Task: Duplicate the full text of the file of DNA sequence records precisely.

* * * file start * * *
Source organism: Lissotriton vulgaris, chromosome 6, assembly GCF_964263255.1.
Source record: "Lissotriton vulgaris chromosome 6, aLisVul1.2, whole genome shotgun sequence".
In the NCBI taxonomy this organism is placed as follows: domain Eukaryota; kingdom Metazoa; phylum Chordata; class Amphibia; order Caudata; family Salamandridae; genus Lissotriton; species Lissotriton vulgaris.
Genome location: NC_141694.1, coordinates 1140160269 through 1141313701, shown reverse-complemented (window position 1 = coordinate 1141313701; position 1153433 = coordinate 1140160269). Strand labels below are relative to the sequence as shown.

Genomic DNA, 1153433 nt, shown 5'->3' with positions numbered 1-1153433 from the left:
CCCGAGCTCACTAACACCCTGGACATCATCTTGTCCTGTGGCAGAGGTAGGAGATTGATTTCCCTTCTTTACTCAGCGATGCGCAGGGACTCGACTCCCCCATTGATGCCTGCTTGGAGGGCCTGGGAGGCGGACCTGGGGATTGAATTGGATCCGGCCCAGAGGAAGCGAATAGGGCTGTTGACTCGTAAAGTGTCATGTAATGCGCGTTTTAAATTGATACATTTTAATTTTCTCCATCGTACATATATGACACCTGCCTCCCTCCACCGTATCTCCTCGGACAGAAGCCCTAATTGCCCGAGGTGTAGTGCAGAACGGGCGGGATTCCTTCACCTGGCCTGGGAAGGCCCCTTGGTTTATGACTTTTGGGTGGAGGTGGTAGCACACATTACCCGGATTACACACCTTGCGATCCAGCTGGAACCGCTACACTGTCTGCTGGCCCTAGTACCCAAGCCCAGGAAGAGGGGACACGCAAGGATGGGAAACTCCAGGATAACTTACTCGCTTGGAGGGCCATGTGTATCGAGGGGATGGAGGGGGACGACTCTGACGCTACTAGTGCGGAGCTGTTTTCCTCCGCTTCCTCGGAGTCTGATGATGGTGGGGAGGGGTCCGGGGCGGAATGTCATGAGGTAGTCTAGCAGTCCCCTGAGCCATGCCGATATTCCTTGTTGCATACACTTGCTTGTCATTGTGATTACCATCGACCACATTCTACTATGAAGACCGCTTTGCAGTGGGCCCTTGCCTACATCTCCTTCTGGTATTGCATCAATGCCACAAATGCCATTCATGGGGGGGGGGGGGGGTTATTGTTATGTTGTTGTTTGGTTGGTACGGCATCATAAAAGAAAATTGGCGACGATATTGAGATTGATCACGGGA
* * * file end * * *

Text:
Source organism: Lissotriton vulgaris, chromosome 6, assembly GCF_964263255.1.
Source record: "Lissotriton vulgaris chromosome 6, aLisVul1.2, whole genome shotgun sequence".
In the NCBI taxonomy this organism is placed as follows: domain Eukaryota; kingdom Metazoa; phylum Chordata; class Amphibia; order Caudata; family Salamandridae; genus Lissotriton; species Lissotriton vulgaris.
Genome location: NC_141694.1, coordinates 1140160269 through 1141313701, shown reverse-complemented (window position 1 = coordinate 1141313701; position 1153433 = coordinate 1140160269). Strand labels below are relative to the sequence as shown.

Genomic DNA, 1153433 nt, shown 5'->3' with positions numbered 1-1153433 from the left:
CCCGAGCTCACTAACACCCTGGACATCATCTTGTCCTGTGGCAGAGGTAGGAGATTGATTTCCCTTCTTTACTCAGCGATGCGCAGGGACTCGACTCCCCCATTGATGCCTGCTTGGAGGGCCTGGGAGGCGGACCTGGGGATTGAATTGGATCCGGCCCAGAGGAAGCGAATAGGGCTGTTGACTCGTAAAGTGTCATGTAATGCGCGTTTTAAATTGATACATTTTAATTTTCTCCATCGTACATATATGACACCTGCCTCCCTCCACCGTATCTCCTCGGACAGAAGCCCTAATTGCCCGAGGTGTAGTGCAGAACGGGCGGGATTCCTTCACCTGGCCTGGGAAGGCCCCTTGGTTTATGACTTTTGGGTGGAGGTGGTAGCACACATTACCCGGATTACACACCTTGCGATCCAGCTGGAACCGCTACACTGTCTGCTGGCCCTAGTACCCAAGCCCAGGAAGAGGGGACACGCAAGGATGGGAAACTCCAGGATAACTTACTCGCTTGGAGGGCCATGTGTATCGAGGGGATGGAGGGGGACGACTCTGACGCTACTAGTGCGGAGCTGTTTTCCTCCGCTTCCTCGGAGTCTGATGATGGTGGGGAGGGGTCCGGGGCGGAATGTCATGAGGTAGTCTAGCAGTCCCCTGAGCCATGCCGATATTCCTTGTTGCATACACTTGCTTGTCATTGTGATTACCATCGACCACATTCTACTATGAAGACCGCTTTGCAGTGGGCCCTTGCCTACATCTCCTTCTGGTATTGCATCAATGCCACAAATGCCATTCATGGGGGGGGGGGGGGGTTATTGTTATGTTGTTGTTTGGTTGGTACGGCATCATAAAAGAAAATTGGCGACGATATTGAGATTGATCACGGGA